Oh Jenny, I’m so sorry about your brother in law. There’s too much death right now. But it sounds like you have wonderful memories of those you care for. Thanks so much for sharing some of those memories with me. Take care. ❤️

  • Trudy Huisman

    Beautifully written. Brought tears to my eyes. I hope your dad finds comfort in knowing you’re close by. My mom passed away a few years before dad and I’ll never forget something he said to me during one of my visits… “Why couldn’t she have lived a little longer?” It was heartbreaking, especially coming from a man who was rarely serious. 😌

    • Retired Introvert

      This past year has been heartbreaking as I’ve watched my dad suffer. He was always the strong one and now he’s falling apart. We all have good and bad days but we still have each other. I talk to my dad every day now and we always find something to talk about. Thanks Trudy. ❤️

  • Erica/Erika

    Dear Linda, My sincere condolences to the loss of your Mom. My Dad passed away over ten years ago and I still feel an unexpected overwhelming sadness when I see or hear something that reminds me of him. This year makes it especially difficult to grieve as you share well on how you are trying to interact, although, nothing feels like a hug when you need it the most. This beautiful tribute really shows the actions and love shared.❤️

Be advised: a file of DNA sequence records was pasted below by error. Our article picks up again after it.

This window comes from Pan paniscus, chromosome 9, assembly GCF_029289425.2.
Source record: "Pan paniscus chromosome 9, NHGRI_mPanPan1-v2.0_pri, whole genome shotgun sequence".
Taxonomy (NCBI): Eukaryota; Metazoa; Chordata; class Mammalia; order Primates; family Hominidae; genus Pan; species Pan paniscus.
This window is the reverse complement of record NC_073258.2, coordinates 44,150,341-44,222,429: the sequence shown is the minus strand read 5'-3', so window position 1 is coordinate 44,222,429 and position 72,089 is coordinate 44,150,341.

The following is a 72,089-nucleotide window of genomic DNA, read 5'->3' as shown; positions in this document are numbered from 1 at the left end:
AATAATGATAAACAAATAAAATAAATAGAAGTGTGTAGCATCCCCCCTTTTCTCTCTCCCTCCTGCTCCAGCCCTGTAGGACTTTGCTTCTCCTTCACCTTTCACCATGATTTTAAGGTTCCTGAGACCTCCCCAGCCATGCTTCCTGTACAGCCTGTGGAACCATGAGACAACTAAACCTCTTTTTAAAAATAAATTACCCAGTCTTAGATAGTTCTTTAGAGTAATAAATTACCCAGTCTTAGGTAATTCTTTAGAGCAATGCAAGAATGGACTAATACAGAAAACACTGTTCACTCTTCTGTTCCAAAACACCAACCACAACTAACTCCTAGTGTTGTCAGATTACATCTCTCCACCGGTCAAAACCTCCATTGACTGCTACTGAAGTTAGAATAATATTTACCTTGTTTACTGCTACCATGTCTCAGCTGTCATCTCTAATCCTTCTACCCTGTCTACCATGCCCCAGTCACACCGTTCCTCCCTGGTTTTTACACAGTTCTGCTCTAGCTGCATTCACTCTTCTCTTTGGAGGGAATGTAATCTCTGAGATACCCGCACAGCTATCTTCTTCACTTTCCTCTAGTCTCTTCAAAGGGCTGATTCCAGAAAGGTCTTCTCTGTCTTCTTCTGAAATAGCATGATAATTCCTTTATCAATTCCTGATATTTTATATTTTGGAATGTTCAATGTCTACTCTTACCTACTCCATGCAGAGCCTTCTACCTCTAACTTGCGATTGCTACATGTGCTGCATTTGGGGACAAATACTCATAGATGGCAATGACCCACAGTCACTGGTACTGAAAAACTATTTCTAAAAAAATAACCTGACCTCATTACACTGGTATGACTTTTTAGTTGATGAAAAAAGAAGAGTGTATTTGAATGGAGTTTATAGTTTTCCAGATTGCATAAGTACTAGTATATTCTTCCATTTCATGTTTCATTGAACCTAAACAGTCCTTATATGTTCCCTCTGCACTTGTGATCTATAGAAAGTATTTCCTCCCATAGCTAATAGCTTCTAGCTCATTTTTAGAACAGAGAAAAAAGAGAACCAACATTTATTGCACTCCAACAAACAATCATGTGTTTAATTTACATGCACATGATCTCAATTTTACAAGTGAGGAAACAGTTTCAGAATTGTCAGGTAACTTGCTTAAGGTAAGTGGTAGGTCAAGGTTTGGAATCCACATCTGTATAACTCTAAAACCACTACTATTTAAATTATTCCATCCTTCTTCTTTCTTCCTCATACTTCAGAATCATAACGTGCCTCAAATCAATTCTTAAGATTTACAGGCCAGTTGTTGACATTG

• Retired Introvert

      Thanks Erica. I’m not sure I feel the loss fully yet and do expect I will have moments of sadness as the memories come. Our lives have forever changed.

  • Janis @ retirementallychallenged.com

    I’m so sorry to read about your mom. No matter how expected it is, losing a parent hits incredebly hard. It sounds like you have a lot of warm, wonderful memories of her to comfort you. Your pictures are precious reminders of your family’s bond and love for each other.

    • Pam

      What a beautiful tribute to your lovely, talented and kind Mother. She was such a Joy to know. And look at your wonderful memories! Know she is looking down and smiling! Hugs to you, my Dear.